Baseball ambassadors leave Wednesday for Japan

LIHUE — When the Kauai Yankees, led by head coach Jason Apilado, leaves Kauai Wednesday, the team will be traveling to Japan to play at least six games.

In addition to the coaching staff led by Apilado, his assistant coaches Craig Arzadon and Desmond Torres, the Kauai Yankees will be joined by Kauai Mayor Bernard Carvalho Jr., Art Umezu of the county’s Office of Economic Development, and James Kealalio from the county’s Department of Parks and Recreation.

“The Kauai Yankees are Kauai’s ambassadors of aloha on a goodwill mission to promote Kauai as a sports and cultural exchange destination,” Umezu said. “One of the goals is to bring Little League teams from Iwaki, Hiroshima, and other cities to Kauai in the future.”

Apilado, excited about the experience of playing ball in Iwaki City and Hiroshima, said he anticipates a strong showing from the Japanese teams.

“We’re playing one team who is two games away from the World World Series,” Apilado said. “Whenever you watch the Little League World Series, there are teams from Japan, or another Asian country. They are strong. Our players are excited to go up against that kind of talent.”

Umezu said the tour starts in Iwaki City, with a population of 330,000 people in Fukushima Prefecture, located 120 miles northeast of Tokyo.

“Iwaki was devastated by a major earthquake and tsunami on March 11, 2011 and is still recovering from that disaster,” he said. “Players on Iwaki Little League team were impacted by that disaster and are looking forward to meeting and playing the Kauai Yankees, according to Mr. Takao Sato, the Iwaki Little League coach and general manager of Iwaki Little League.”

Iwaki City and the County of Kauai signed a sister city pact in September, 2011 on Kauai, and in September, 2016 in Iwaki. Mayor Carvalho traveled to Iwaki to sign the pact, and at that meeting, discussed the possibility of the Kauai Yankees playing Iwaki’s team in 2017. Iwaki Mayor Toshio Shimizu, himself a baseball player in high school, assigned his staff to ensure the Kauai Yankees’ first trip to Iwaki is successful and memorable.

During their tour, the Kauai Yankees will visit the newly-renovated Aquamarine Center and La La Mew Mall which is home to Iwaki’s fish market. It also has a display area with photos and stories of the tsunami disaster. The team will also pay Mayor Shimizu a courtesy visit at Iwaki City Hall and will be hosted to lunch by the Iwaki Hawaii Exchance Association and Spa Resort Hawaiians, Japan’s largest Hawaiian and Polynesian resort and amusement park. The Iwaki tour will end with a barbque picnic with the players and families of Iwaki Little League.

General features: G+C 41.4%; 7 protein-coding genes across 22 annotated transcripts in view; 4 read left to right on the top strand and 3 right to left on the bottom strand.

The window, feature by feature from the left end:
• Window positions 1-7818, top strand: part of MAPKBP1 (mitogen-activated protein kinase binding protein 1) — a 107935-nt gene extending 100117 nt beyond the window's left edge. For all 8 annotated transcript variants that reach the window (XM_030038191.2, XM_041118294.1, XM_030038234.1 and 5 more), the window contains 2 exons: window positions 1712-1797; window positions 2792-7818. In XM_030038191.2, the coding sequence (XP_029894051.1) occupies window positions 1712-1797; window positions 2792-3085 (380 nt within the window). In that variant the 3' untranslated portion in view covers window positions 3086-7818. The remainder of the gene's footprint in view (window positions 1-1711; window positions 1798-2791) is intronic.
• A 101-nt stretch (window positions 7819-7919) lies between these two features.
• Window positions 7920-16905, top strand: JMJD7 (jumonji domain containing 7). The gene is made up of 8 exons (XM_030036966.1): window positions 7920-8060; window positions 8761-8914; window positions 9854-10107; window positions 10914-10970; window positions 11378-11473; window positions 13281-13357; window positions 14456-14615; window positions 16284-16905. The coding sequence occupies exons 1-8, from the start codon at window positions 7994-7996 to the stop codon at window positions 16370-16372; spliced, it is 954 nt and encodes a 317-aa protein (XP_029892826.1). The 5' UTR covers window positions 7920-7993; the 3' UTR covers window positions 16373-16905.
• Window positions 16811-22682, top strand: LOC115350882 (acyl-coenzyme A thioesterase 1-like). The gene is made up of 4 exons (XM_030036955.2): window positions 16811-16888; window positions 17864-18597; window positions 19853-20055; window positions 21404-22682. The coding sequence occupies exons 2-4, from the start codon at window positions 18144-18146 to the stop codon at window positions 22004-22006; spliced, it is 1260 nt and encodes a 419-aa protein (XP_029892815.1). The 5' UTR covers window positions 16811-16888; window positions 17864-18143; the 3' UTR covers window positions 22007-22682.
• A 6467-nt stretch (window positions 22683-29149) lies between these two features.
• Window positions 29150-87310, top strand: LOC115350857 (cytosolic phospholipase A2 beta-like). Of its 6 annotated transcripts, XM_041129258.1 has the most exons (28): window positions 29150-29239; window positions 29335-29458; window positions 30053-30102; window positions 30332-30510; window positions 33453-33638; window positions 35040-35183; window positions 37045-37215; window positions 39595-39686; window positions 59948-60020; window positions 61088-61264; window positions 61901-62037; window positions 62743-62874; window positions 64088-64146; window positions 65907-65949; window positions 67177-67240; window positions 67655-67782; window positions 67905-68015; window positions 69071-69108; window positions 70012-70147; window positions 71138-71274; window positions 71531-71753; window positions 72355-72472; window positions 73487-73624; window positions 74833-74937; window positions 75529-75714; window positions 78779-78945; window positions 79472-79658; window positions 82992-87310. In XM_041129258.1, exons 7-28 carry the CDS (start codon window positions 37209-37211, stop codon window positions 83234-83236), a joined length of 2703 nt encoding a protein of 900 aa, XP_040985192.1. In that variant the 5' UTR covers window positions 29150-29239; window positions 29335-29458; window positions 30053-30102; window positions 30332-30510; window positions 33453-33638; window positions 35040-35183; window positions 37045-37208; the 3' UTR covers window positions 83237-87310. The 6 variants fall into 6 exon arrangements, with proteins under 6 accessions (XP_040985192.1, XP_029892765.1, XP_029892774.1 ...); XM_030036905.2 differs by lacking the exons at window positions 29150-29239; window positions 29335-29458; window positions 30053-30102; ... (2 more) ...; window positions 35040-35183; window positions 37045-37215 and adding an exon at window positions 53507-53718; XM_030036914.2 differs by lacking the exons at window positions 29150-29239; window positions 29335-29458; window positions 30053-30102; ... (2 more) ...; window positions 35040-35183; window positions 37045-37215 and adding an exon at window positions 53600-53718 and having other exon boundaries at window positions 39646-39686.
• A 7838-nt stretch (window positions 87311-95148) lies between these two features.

“I heard the weather is just like here, but with higher humidity,” Apilado said. “This should be good for our players.”

Following Iwaki, the Kauai Yankees head south to Hiroshima, the global city of peace on a four-hour Shinkansen bullet train ride from Tokyo. Once there, they will play three games, all at Senogawa baseball field.

“Mr. Katsukuni Tanaka, an atomic bomb survivor and member of U.S. Japan Society of Hiroshima, is coordinating the Hiroshima schedule,” Umezu said. “He’s the same person who helped Kumu Hula Kapu Kinimaka-Alquiza and Na Hula O Kaohikukapulani when they made their first trip to perform at Otagawa Firework Festival in 1987. At that time, Mr. Tanaka was a production manager at Hiroshima Home TV.”

The Kauai Yankees will be facing Hiroshima Nishi (west) Little League, and Hiroshima Aki district team as well as a match against a combined Hiroshima team.

“We’re all going,” said Janine Rapozo, a team mom. “All of the parents, and even some grandparents. We’ll be gone for 10 days, and everyone is excited, not just the players.”

Between the baseball games, Umezu said the Kauai Yankees will visit the Hiroshima Peace Memorial Museum and Park, the same place visited by President Barack Obama in May, 2016. The Kauai Yankees will place a wreath for the atomic bomb victims as well as make courtesy visits with Hiroshima Mayor Kazumi Matsui and Gov. Hidehito Yuzaki whom Carvalho met at the Japan Hawaii Economic Summit on the Big Island.

“We close the trip in Tokyo where we become tourists,” Rapozo said.

The team has been fundraising since December to make this Japan tour become reality and has received support from the community and a number of businesses, including the East Kauai Lions Club who stopped by practice with a contribution after Lion Stephen Fujii said they heard they needed help.

Kauai Yankees players include Sianni Sakai, Ryleah Torres, Tayden Beadle, Xailer Duarte, Austin Duterte, Reyson Goias-Abrigo, Talan Goias-Arzadon, Qyrin Ibaan, TJ Ka‘auwai, Kaimi Padrones, Kelson Rapozo and Austin Renaud.


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